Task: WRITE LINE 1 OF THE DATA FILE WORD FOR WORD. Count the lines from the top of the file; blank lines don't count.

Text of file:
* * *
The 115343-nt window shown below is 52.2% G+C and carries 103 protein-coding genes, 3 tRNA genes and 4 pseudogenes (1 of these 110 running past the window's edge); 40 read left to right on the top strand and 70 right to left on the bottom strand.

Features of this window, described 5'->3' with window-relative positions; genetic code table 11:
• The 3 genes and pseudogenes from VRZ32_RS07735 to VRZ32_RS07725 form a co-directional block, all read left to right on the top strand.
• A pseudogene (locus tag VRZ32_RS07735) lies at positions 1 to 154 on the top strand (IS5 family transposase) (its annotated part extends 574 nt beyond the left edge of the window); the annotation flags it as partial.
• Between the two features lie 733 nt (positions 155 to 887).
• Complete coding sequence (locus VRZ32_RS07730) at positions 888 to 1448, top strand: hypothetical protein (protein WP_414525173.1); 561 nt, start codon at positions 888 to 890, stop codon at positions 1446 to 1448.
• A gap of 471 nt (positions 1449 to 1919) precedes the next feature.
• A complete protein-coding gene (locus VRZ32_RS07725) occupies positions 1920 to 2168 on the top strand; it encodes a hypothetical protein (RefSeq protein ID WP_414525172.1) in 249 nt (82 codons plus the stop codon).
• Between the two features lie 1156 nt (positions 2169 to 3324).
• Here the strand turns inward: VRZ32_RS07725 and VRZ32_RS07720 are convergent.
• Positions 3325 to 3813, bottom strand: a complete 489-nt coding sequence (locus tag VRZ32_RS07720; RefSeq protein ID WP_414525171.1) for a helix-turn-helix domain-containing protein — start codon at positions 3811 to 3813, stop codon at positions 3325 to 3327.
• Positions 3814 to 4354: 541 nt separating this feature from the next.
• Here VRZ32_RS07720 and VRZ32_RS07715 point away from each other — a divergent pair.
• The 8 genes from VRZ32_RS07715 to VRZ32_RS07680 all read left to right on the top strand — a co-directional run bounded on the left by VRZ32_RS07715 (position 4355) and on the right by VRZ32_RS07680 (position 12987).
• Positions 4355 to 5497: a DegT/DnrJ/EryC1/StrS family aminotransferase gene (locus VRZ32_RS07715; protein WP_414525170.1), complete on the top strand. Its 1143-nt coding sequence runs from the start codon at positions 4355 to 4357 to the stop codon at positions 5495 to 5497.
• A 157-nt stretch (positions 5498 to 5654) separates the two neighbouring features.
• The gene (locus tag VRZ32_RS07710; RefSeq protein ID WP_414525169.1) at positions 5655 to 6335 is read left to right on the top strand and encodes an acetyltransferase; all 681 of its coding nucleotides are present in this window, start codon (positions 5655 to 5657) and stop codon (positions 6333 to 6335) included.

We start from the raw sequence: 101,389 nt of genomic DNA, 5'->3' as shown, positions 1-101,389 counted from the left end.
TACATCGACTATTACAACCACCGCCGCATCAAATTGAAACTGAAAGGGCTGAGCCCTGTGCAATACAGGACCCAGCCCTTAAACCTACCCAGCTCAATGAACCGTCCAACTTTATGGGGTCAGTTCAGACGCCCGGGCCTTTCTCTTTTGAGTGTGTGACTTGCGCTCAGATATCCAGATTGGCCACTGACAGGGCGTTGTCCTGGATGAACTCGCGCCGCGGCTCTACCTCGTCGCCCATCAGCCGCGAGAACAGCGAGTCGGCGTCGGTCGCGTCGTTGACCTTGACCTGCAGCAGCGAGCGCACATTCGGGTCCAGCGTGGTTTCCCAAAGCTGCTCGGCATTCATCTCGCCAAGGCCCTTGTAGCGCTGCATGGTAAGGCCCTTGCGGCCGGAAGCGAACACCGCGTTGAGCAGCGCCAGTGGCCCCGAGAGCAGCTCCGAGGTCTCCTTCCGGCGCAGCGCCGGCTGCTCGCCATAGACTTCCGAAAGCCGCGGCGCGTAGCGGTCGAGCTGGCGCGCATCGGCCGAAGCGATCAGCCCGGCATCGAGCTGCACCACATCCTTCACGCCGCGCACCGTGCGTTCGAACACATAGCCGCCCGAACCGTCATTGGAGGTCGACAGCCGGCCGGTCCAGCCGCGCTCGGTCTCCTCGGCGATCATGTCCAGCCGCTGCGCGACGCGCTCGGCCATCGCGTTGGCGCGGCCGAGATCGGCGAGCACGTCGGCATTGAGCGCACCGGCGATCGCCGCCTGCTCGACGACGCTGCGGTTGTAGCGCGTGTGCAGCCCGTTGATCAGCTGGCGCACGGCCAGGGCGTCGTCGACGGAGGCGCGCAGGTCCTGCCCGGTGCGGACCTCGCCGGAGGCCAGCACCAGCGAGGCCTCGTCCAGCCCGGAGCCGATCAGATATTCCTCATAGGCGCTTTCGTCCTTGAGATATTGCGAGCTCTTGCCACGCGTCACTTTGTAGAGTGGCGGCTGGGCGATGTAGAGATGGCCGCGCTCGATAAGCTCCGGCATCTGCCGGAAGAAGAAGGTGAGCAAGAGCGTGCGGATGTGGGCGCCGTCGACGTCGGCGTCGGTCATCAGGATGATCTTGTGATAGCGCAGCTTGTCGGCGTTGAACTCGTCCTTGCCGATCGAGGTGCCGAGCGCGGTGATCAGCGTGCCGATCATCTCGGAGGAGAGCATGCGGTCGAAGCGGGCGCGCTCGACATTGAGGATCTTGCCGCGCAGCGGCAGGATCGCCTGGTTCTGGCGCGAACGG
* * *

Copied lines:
The 115343-nt window shown below is 52.2% G+C and carries 103 protein-coding genes, 3 tRNA genes and 4 pseudogenes (1 of these 110 running past the window's edge); 40 read left to right on the top strand and 70 right to left on the bottom strand.